New Guyanese Publications in 2006
Preserving our literary heritage
By Petamber Persaud
December 24, 2006
IN an article captioned “Of Books and Citizens”, published forty years ago in the “Booker News”, Martin Carter illustrated the value of books. He declared that books allow citizens into the debate, helped to deepen understanding and sharpen criticism.
The end result of these processes is the enrichment of the individual personality and ultimately, the enrichment of the community.
The year 2006 was another very good year for Guyanese literature. Many excellent publications were launched in Guyana and numerous books published here and abroad. (A depressing note, however, is that many Guyanese books published abroad do not reach this country.)
Here are a few titles to enrich our day.
A proper place to begin this odyssey is with the publication of “Guyana” , the coffee-table book that bears it all about this country. This massive 240-page book coloured in with 400 imposing photographs give an overall picture of the complex history and vibrant culture of this country, portraying Guyana – the country - in all its gracious simplicities and glorious complexities.
“Guyana” is edited by Arif Ali and published by Hansib Publications Ltd. UK.
Following in the wake of yet another local surge towards the restoration of the Theatre Guild, Kingston, is the first major publication on local theatre. This book, A History of Theatre Guyana 1800 - 2000, compiled by Frank Thomasson was published by Peepal Tree Press. Thomasson was closely involved with the Guild during the 1950s and 1960s while he was here working for Bookers.
The next on our list are two books on Martin Carter that were released to coincide with the ninth death anniversary of that great poet.
Martin Carter: University of Hunger, Collected Poems & Selected Prose, edited by Gemma Robinson, published by Bloodaxe Books. It is an extensive work containing a 36-page introduction by Robinson and over 70 pages of notes that provide bibliographic details and commentaries relating to the specific phrases in the poetry and prose.
Collations of lexical differences are given when there are multiply versions of a poem’.
Poems by Martin Carter, edited by Ian McDonald and Stewart Brown, published by Macmillan, is an insightful reworking of the prize-winning book, Selected Poems by Martin Carter. Still on poetry we have four locally produced books.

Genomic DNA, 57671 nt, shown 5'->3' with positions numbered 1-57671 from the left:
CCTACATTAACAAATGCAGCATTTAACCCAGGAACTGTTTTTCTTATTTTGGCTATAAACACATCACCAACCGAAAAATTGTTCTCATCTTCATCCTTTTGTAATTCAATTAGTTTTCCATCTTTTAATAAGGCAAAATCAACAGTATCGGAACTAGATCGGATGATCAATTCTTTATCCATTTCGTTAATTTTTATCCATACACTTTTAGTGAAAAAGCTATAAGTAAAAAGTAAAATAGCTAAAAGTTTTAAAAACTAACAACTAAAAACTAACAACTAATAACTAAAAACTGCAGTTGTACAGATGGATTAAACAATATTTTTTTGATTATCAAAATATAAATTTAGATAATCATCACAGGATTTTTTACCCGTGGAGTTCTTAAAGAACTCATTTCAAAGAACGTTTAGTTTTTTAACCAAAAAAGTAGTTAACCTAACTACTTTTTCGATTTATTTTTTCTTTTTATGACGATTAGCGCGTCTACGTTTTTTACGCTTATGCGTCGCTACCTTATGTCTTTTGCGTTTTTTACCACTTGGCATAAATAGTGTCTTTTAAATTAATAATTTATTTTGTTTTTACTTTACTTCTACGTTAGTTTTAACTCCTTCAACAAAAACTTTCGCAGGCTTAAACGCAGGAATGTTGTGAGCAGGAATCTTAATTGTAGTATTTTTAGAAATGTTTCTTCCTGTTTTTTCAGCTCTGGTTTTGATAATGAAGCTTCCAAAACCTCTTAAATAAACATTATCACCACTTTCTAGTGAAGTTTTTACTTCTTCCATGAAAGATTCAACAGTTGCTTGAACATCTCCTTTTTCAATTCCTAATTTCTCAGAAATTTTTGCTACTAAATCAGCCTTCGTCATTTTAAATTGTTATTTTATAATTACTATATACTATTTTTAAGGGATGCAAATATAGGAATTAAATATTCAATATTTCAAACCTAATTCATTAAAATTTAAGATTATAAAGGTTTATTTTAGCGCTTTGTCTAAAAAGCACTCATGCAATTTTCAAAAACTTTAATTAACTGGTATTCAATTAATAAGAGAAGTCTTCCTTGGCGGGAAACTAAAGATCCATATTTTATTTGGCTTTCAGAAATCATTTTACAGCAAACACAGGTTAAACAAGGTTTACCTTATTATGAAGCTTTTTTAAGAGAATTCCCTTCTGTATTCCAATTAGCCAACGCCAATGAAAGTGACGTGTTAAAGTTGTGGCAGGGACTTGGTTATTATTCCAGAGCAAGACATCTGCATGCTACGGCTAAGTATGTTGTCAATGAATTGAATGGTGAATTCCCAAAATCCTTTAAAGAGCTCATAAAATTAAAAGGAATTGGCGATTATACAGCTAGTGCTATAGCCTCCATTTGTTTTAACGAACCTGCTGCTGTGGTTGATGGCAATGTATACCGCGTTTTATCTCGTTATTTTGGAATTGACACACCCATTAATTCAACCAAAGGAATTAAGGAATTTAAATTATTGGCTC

Twenty Four Poems by Merlin October Persaud, Moongazer by Lorri Alexander, Plain Taak and Lest We Forget by Petamber Persaud.
From Peepal Tree Press we have The Gift Of Screws by Brian Chan, and A Leaf In His Ear: Selected Poems by Mahadai Das.
In the fiction category we have such novels as Drums of My Flesh by Cyril Dabydeen, Tsar, The Brown Curtains by Clive Sankardayal, published by Jako Books, USA, and Illustrious Exile, by Andrew O. Lindsay, Peepal Tree Press.
The Brown Curtains is one of the few West Indian novels to explore intra Caribbean migration and cultural differences among the Caribbean Community countries and has important implications for CSME and Caribbean integration.
As a norm, the least addition is in the category of children literature – Fables and Tales of Guyana by Norma Jean, and Layers of the Rainforest by Shirley Najhram. Of course, if we are to augment this grouping, we must add the two categories of children literature in The Guyana Annual 2006-2007 namely The Henry Josiah Writing Short Story for Children Competition and The Rajkumari Singh Writing Poetry for Children Competition.
Other notable titles of 2006 include: Cultural Identiy and Creolisation in National Unity:The Multi-Ethnic Caribbean by Prem Misir, University Press of America; Georgetown: Anthology of Georgetown and a Piece of the World, by Hamilton Green; National Defence: A Brief history of the GDF, 1965 to 2005, by David Granger, Free Press, Guyana; and Immigrant #99840 and Canecutter #7074: The Story of an East Indian Family in Guyana by Lal Balkaran, AuthorHouse: Bloomington, Canada.
In the category of food for thought and thought for food, we could turn the pages of An Adventure in Caribbean Cuisine, reminding us that cooking is also a science and that the practice of good home economics is the foundation of a progressive society.
And we must include our journals and magazines that fill the gap between books and newspapers namely GEM, The Arts Journal, Explore Guyana, Guyana Review and The Guyana Annual.
These few titles in a long and impressive list of new Guyanese publications (see bookshelf section of THE GUYANA ANNUAL 2006-2007) comprise a reasonable representation of the development and direction of Guyanese literature.
However, while Guyanese writing abroad is on sound grounding, the local writing industry needs more support.
Responses to this author telephone (592) 226-0065 or email: firstname.lastname@example.org
Look out for THE GUYANA ANNUAL 2006-2007, a tradition started in December 1915 courtesy of the then Chronicle newspaper. This issue continues the tradition of excellence in Guyanese literary and cultural heritage with the results of six competitions in poetry and fiction with special sections on literature written for children. This family-oriented general magazine offers scintillating recipes, Balgobin stories in the tradition of Guyanese folklore, Guyanese proverbs, articles on Guyanese cricket, festivals of Guyana, attitudes of young people in Guyana to HIV/AIDS, avant-garde art, Carifesta, and pen-portraits of Helen Taitt, Philip Moore and Paul O’Hara. Two-page listing of new Guyanese publications. And much more…